Jun 09 2012

The Da’s old razer…

Published by at 12:30 am under News

Now every Saturday night in our house us kids got a bath. Because there were so many of us it was more like a sheep-dip. The last one in got a mud-bath. So on Sunday morning the bathroom or the toilet as we called it was free for the Da’ to have his wash and shave. Now this was a ritual of sorts that the Da’ went through every Sunday morning. He’d walk around the house with a towel wrapped around his waist like Ghandi, announcing his intention of commandeering the toilet and if anyone needed to use it then they had better hurry up and do so. Once the Da’ closed the toilet door behind him that was it, then it became his domain for at least an hour.

He’d have his Sunday suit laid out on his bed along with a clean white shirt, underpants, socks, tie and of course his shoes polished like two new pins. This was all a part of the ritual, he was like a Samurai Warrior preparing for battle. He’d approach the toilet like it was some kind of holy shrine, a cleansing of the spirit was about to take place. With the kettle of boiling water in his hand he’d disappear into his kingdom. Then once the door was closed he’d start his chanting in very low tones of humming and whistling. Suddenly he’d start singing at the top of his voice, belting out some old army song or other…‘Bless them all, bless them all, the long and the short and the tall…‘ Then he’d go non stop from one song to another without even taking a breath in between.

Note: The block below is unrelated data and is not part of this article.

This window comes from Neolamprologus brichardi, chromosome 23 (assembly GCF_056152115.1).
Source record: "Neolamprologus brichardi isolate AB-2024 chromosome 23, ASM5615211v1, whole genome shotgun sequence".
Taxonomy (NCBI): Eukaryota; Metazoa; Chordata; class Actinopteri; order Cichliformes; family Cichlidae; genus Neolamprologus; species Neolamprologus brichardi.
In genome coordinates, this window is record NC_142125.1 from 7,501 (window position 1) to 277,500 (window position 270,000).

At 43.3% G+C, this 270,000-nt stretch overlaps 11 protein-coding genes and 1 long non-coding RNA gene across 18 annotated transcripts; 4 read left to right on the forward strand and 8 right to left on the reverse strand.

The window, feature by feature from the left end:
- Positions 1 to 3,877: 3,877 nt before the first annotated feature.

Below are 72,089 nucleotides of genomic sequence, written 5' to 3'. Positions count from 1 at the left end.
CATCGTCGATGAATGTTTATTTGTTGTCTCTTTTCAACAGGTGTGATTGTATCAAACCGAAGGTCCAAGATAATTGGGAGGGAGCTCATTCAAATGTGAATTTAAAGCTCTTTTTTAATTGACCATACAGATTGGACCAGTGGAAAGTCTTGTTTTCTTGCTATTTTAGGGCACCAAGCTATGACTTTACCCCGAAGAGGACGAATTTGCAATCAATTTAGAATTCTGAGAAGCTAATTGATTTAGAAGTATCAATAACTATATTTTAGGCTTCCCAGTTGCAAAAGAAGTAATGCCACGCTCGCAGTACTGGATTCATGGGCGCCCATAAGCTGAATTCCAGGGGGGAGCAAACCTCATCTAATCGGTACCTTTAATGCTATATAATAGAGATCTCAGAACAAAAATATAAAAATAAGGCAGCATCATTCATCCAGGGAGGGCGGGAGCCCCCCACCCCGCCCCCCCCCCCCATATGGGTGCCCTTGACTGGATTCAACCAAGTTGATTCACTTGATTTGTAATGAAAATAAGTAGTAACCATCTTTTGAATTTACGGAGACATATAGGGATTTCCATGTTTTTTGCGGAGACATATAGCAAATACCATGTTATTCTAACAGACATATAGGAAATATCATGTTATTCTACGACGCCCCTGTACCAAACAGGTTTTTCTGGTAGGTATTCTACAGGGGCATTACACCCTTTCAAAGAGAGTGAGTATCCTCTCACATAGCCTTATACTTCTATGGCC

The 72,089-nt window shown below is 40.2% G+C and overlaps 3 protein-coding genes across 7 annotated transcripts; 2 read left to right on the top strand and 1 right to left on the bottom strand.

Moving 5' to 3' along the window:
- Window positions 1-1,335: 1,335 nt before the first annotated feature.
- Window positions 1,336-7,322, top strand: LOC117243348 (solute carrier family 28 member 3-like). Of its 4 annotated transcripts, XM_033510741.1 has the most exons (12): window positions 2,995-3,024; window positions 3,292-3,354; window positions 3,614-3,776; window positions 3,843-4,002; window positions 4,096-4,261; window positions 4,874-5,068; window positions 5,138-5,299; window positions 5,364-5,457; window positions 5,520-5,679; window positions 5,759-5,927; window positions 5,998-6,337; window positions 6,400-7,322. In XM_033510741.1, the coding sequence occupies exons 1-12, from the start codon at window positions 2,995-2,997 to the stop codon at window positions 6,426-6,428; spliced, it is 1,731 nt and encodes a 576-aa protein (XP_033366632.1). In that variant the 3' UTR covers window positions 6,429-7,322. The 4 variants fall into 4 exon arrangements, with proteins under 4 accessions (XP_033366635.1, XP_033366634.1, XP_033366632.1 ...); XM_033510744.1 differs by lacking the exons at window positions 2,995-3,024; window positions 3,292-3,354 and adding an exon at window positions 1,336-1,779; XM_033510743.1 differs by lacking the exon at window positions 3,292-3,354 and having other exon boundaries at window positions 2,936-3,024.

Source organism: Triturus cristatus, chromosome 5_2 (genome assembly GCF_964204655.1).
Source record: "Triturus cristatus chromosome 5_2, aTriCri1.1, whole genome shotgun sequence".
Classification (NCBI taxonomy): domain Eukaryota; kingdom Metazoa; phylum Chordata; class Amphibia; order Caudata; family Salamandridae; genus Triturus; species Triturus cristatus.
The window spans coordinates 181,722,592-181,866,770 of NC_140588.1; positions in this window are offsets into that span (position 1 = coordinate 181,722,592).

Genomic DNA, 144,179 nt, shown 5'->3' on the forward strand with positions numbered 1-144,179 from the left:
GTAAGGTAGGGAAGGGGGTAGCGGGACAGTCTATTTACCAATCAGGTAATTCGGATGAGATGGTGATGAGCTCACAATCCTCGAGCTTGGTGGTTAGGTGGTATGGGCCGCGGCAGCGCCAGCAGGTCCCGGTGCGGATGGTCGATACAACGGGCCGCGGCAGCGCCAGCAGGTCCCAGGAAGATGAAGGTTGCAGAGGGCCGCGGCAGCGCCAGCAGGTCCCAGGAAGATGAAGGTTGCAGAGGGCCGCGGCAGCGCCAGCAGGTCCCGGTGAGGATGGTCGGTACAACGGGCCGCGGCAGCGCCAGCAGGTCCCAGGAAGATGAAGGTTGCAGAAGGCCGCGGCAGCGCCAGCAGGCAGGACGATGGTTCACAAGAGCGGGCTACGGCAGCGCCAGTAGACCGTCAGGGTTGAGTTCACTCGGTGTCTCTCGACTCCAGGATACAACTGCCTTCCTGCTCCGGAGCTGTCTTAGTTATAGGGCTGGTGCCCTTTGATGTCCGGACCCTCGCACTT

On the odd occasion he would allow myself and my brother into the toilet to watch him shaving. Now this was a skillful art of moves and facial expressions. He’d look straight into the little mirror hanging on the wall, turning his face one way and then the other. Then came the shaving mug half filled with hot water. He’d dip his shaving brush into the water and then rub it into his little round bar of shaving soap. And off he’d be singing again as he applied the foamy soap to his face. Then suddenly he’d stop singing and you’d see the look of concentration on his face as he lifted the razor to his chin. Slowly and carefully he’d move the razor across the contours of his face, scalping and chopping off his stubble with no prisoners taken. When he was finished he’d turn on the cold water tap and he’d let out a scream and a roar as the icy water hit his face and ours.

What an education this was for us two little boys. What a great ceremony to witness at such a young age. Well it certainly taught the brother and myself how to shave when we became old enough to do so. But do you know what? I still haven’t got the singing part right. Now maybe it’s the songs I’m singing, I think they should be my Da’s old army songs and not the Beatles…

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